I could continue with the mundane exploits of how we spent our day, but there isn’t much else to say. We had a fun, carefree day in the city without cars or scooters. It was pleasantly quiet despite the scores of people found on the streets.

But what I want to focus on is how this opportunity even came about. It exemplifies every reason I love to travel and it all boils down to relationships.

Let me remind you, Stefano and Giovanna don’t really speak English (her kids did and often helped translate). Stefano can pick up a lot of the English cognates and speaks some French. So French proved to be the biggest bridge of our conversational divide. As it was back on the Mas de Jammes, I often found myself mixing sentences of English, Italian, and French. Sometimes Stefano would tell me something and I thought, “wow, I understand, I’m learning Italian!” Only to realize a moment later he was speaking French.

The Grand Canal

Venice, Italy

• • •

Back to my point, even with a relatively large disconnect in language, we still call each other friends.

At the end of the day, how much of your friendship needs to be spoken anyway? I think we find ourselves connecting most deeply with others based on personality, and personality doesn’t need words to clearly represent itself.

When it comes to traveling, the realm of possibility is largely dependent upon the network of your relationships and not the size of your pocketbook. Sure, money can buy you a luxury hotel suite for a weekend in Paris, but that doesn’t come with friends, and as a solo traveler, friends are exactly what I’m looking for.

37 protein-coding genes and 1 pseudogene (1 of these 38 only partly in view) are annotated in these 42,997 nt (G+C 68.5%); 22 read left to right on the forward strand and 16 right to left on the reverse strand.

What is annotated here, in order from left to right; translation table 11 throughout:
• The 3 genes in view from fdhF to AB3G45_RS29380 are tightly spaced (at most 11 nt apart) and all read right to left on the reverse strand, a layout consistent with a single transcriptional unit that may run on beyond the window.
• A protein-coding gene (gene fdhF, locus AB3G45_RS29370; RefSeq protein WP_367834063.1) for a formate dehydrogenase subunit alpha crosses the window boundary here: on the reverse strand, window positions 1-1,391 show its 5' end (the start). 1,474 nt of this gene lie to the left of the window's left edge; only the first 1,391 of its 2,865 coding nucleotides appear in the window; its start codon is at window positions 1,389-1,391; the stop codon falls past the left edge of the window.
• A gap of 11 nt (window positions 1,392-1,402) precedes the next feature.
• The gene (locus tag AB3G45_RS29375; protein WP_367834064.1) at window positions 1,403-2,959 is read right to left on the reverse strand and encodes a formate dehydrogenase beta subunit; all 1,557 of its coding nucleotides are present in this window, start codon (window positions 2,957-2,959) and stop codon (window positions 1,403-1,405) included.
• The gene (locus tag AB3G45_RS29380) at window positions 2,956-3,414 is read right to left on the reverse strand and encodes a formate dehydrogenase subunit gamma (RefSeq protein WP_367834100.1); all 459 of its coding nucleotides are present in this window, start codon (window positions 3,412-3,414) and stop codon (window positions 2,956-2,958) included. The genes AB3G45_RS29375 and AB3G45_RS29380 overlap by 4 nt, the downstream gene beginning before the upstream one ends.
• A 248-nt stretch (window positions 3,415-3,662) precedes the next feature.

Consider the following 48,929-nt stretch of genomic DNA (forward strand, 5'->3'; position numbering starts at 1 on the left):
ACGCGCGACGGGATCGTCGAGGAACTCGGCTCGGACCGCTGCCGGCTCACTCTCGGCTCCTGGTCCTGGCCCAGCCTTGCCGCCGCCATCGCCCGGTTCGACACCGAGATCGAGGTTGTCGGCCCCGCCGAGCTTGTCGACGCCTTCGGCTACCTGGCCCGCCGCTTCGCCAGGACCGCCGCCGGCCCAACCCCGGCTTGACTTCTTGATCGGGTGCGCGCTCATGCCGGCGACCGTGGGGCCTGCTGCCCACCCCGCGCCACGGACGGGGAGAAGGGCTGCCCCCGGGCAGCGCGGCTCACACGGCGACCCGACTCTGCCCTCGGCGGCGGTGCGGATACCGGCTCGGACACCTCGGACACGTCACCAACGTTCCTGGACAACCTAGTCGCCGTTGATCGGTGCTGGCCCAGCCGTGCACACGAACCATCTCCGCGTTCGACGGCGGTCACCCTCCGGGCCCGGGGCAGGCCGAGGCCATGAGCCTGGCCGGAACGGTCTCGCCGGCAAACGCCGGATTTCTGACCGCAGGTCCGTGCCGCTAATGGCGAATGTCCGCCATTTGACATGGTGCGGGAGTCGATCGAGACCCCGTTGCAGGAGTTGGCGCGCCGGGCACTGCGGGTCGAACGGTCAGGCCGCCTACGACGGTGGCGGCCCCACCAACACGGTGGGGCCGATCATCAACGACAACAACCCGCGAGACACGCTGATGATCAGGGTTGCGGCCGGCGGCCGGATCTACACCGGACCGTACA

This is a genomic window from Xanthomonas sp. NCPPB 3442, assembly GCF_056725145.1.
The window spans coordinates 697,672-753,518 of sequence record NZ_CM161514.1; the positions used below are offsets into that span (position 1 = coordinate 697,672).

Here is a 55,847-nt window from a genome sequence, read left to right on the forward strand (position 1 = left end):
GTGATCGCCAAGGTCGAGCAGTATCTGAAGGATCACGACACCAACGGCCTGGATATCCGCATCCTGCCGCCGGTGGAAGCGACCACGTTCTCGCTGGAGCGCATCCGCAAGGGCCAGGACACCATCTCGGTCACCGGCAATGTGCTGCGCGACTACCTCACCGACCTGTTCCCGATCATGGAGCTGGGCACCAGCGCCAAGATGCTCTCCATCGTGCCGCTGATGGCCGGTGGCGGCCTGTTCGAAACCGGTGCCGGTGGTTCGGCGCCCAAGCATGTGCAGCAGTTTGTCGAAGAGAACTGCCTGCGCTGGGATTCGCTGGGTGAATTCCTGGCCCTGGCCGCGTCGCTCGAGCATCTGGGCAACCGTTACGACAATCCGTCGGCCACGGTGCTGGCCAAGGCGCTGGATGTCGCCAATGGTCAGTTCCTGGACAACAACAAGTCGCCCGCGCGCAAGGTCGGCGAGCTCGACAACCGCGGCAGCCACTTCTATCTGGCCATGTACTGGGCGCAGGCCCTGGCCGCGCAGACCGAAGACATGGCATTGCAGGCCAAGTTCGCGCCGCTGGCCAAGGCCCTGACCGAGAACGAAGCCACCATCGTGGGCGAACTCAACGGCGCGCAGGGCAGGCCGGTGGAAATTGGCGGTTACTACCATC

I’d argue my experiences have been richer, more engaging, and more fulfilling than the average tourist who strolls across the London Bridge to snap a selfie. The more I travel, the longer my list of world neighbors grows. An international coffee date is a text away. And it’s this exact principle which I wish was more embraced.

When I go home my world is not America, my world is Earth. I’m lounging in my hotel room in Nepal when I read a headline on BBC of a terrorist attack in Barcelona where a van drove across Las Ramblas killing fifteen. That headline gets a lot more real when you know you were just there walking with friends not even a month ago.

It goes beyond, “what a tragedy,” to “that could have been me.” If we all live in our own bubbles of selfishness, I believe traveling lengthens the diameter a bit. An earthquake killing a million people on the other side of the world is one thing. An earthquake killing a dozen people in your neighborhood is life-altering. You won’t forget those images.

The more you travel, the more your neighborhood grows. The bubble of your concern (or selfishness) grows to encompass more and more people.

Other thoughts to ponder: How negatively would diplomacy change if politicians were forbidden to travel outside the United States?

How positively would our nation’s perceptions change if American students had one free roundtrip ticket to travel abroad after high school? Considering our children will be the future diplomats, I think it’d be a good idea to give them a headstart.

I’ve heard less than 40% of Americans own a passport. Upon fact checking this I discovered some interesting things. 1) This number is incorrect and about 42% of Americans own a passport, and 2) Regardless of the number of passport holders, an average of 3.5% of Americans travel abroad outside North America for a stay of seven or more days per year. That is a very small number.

• • •

You could say we’ve taken a lengthy tangent from the canals of Venice and Tuscan hills, but this is largely what I think about on my wanderings. How do you make the world a better place? Language doesn’t matter. Money doesn’t matter. Culture doesn’t matter. Whether at home or abroad, offer a handshake and turn strangers into friends. Usually, just a smile will do the trick.